as reviewed by Skylaire Alfvegren
Say you're building a house. If the foundation is weak and full of spider nests, its likely to come crashing down much like Tom Hank's mansion in The Money Pit. Say you're making a movie based on a science fiction novel, which is not only weak, simplistic and badly written, but masquerading as propaganda for a pseudo-religion based on principles lifted from middle management handbooks, and you've got Battlefield Earth.
It is the year 3000 AD. A millennia earlier, the Psychlos, a marauding race of nine-foot-tall intergalactic conquistadors, captured the little green mudball known as Earth in a battle that last nine minutes. Most of the population was wiped out, and what few humans remained were forced into slavery, strip-mining gold for their greedy captors.
I have seen gas-masked horses in Chinese communist propaganda shorts that appeared more villainous than John Travolta as Terl, human race oppressor number one, head security officer of the Psychlos. Dread-locked and moon-booted, the Psychlos look like a daft cross between Rob Zombie and Babylon Five baddies who didn't make the cut. The humans, under control for so long they've become feral, look like extras from Mad Max as dressed by Calvin Klein–sporting elegantly grease-stained cargo pants and apocalyptically tousled hair-dos.
But that's only the beginning of the stupidity. Greedy Terl and his sidekick Ker (poor Forest Whitaker, straight from his critically acclaimed performance in Jim Jarmusch's Ghost Dog, looks like the cowardly lion from a futuristic adaptation of The Wizard of Oz) decide to secretly set a band of "man animals" out to mine gold for them, without reporting it to management high-ups back on home planet. Terl singles out Jonnie Goodboy Tyler (Barry Pepper), teaching him the ways of the Psychlos, how to speak their language and fly their aircraft. Presumably, the "rat-brain" humans could never use the knowledge to defend themselves or over-power their captors.
But while the Psychlos are away, the rat brains will play, and in the span of seven days, the presumably illiterate Goodboy teaches his men how to fly old Air Force bombers (out of service for 1,000 years), diffuse and detonate nuclear weapons and absorb the secret history of pre-invasion man by leafing through the contents of the bombed-out capital library. In L. Ron Hubbard's 1982 novel, Goodboy unearths a fabulous "book of truth," a stand-in for the Scientology bible, Dianetics. In the movie, its been replaced by the Declaration of Independence, but it's doubtful anyone's fooled.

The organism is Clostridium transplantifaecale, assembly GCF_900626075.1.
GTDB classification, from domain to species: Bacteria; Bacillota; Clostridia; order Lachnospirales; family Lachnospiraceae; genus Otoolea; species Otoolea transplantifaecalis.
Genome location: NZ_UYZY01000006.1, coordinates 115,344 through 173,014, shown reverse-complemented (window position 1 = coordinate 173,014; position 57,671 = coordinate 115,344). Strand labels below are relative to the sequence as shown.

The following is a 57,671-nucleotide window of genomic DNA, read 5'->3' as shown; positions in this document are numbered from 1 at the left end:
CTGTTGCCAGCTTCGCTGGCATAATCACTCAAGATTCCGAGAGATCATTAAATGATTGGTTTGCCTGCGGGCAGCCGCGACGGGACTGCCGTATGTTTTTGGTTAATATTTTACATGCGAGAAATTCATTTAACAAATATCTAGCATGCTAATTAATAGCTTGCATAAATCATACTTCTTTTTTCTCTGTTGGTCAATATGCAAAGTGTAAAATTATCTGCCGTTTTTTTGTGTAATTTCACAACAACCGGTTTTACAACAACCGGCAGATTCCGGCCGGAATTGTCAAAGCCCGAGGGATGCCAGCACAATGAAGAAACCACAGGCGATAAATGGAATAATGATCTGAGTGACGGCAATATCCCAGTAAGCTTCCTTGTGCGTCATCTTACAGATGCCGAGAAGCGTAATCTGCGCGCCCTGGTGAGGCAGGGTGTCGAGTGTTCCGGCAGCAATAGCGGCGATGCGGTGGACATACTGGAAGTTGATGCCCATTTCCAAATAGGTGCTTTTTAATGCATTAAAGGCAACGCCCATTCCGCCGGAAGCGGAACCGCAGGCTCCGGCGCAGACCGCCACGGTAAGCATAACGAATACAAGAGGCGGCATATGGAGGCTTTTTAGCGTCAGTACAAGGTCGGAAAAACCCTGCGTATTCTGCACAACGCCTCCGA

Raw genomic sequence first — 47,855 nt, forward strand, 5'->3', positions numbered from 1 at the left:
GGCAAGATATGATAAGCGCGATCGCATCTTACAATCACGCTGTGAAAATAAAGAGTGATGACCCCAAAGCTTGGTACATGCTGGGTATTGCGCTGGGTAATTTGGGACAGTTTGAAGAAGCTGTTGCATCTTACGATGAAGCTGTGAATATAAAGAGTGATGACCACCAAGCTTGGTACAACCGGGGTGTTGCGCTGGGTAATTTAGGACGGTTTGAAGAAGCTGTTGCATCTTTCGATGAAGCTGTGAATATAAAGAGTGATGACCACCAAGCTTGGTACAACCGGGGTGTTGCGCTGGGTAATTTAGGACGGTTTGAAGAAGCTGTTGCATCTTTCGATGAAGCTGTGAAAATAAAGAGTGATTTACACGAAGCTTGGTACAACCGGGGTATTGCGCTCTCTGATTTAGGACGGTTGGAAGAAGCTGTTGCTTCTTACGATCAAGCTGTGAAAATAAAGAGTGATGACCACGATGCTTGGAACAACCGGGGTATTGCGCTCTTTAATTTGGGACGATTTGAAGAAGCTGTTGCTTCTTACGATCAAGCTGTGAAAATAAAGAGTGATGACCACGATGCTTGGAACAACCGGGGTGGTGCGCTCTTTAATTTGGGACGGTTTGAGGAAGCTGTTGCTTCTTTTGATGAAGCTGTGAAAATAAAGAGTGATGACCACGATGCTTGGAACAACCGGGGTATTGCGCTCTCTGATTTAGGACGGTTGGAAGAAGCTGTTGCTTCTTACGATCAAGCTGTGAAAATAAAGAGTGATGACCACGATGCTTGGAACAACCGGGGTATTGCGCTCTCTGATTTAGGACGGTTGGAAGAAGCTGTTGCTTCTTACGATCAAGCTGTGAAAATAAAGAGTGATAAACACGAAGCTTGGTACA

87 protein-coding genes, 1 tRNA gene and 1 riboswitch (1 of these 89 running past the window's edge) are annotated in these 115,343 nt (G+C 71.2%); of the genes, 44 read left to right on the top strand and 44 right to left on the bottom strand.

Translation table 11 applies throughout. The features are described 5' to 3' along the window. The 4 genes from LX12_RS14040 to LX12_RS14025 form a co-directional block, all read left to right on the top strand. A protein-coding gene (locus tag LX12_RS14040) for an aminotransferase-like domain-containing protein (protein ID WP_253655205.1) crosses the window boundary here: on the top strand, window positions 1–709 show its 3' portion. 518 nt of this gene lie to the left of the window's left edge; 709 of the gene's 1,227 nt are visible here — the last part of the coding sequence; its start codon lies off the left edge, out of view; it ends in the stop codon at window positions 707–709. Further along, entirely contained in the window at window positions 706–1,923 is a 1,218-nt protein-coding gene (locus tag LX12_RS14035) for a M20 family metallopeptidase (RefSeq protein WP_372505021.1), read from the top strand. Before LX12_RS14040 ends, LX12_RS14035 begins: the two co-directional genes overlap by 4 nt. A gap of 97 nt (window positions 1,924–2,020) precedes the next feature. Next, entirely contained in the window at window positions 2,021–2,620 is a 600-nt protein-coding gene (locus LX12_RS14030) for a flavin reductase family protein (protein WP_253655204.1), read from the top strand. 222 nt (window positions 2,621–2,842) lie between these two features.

See, you're supposed to apply the struggle between Goodboy and the Psychlos to your own life. You're mentally enslaved, weak of will, a victim of others' influence. You need to think for yourself; the easiest way to begin doing this is by reading up on Scientology. (Hubbard called someone who has moved to the top of Scientology a "Clear," defining them as "not an adjusted person, driven to activity by his repressions...(but) an unrepressed person operating on self-determinism.")
In case you were wondering if Battlefield was an all-Scientologist production, here's how director Roger Christian (whose only other credit seems to be as the art director on the original Star Wars) recently defined his own personal philosophy "If you look outside of your boundaries, then you will learn and go to a higher level." Spooky. And although Christian nabbed an Oscar for Star Wars, the Battlefield effects are truly abysmal.
Rumor has it that Travolta, a long-time Scientologist, tried to leave the "church" a few years back only to be told that his "sham" marriage to Kelly Preston would be leaked to the tabloids. (She turns up as a Psychlos secretary.) Somehow you get the feeling that that would've been a better career move than starring in–and fronting half the money for–this stinky disaster, which is too despicable even for the "it's so bad it's good" file.